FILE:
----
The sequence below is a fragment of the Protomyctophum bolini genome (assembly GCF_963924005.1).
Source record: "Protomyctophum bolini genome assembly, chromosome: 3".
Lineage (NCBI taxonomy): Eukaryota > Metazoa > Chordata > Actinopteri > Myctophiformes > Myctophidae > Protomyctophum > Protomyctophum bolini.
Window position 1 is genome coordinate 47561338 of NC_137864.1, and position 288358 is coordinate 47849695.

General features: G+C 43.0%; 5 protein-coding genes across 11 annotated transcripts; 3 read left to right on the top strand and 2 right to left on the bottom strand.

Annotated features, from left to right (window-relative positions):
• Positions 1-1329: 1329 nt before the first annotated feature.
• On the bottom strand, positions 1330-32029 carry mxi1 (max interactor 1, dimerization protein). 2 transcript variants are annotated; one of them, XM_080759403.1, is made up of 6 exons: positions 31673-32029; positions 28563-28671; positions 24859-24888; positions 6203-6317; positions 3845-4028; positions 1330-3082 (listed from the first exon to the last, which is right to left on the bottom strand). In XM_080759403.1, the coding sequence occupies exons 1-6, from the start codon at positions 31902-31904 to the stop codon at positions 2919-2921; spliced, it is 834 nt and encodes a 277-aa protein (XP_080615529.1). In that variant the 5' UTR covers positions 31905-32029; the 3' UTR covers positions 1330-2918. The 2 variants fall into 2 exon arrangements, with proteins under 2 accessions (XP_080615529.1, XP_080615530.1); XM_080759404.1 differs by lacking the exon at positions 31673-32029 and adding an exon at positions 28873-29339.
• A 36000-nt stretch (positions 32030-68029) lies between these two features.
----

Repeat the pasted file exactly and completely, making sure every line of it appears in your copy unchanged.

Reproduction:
The sequence below is a fragment of the Protomyctophum bolini genome (assembly GCF_963924005.1).
Source record: "Protomyctophum bolini genome assembly, chromosome: 3".
Lineage (NCBI taxonomy): Eukaryota > Metazoa > Chordata > Actinopteri > Myctophiformes > Myctophidae > Protomyctophum > Protomyctophum bolini.
Window position 1 is genome coordinate 47561338 of NC_137864.1, and position 288358 is coordinate 47849695.

General features: G+C 43.0%; 5 protein-coding genes across 11 annotated transcripts; 3 read left to right on the top strand and 2 right to left on the bottom strand.

Annotated features, from left to right (window-relative positions):
• Positions 1-1329: 1329 nt before the first annotated feature.
• On the bottom strand, positions 1330-32029 carry mxi1 (max interactor 1, dimerization protein). 2 transcript variants are annotated; one of them, XM_080759403.1, is made up of 6 exons: positions 31673-32029; positions 28563-28671; positions 24859-24888; positions 6203-6317; positions 3845-4028; positions 1330-3082 (listed from the first exon to the last, which is right to left on the bottom strand). In XM_080759403.1, the coding sequence occupies exons 1-6, from the start codon at positions 31902-31904 to the stop codon at positions 2919-2921; spliced, it is 834 nt and encodes a 277-aa protein (XP_080615529.1). In that variant the 5' UTR covers positions 31905-32029; the 3' UTR covers positions 1330-2918. The 2 variants fall into 2 exon arrangements, with proteins under 2 accessions (XP_080615529.1, XP_080615530.1); XM_080759404.1 differs by lacking the exon at positions 31673-32029 and adding an exon at positions 28873-29339.
• A 36000-nt stretch (positions 32030-68029) lies between these two features.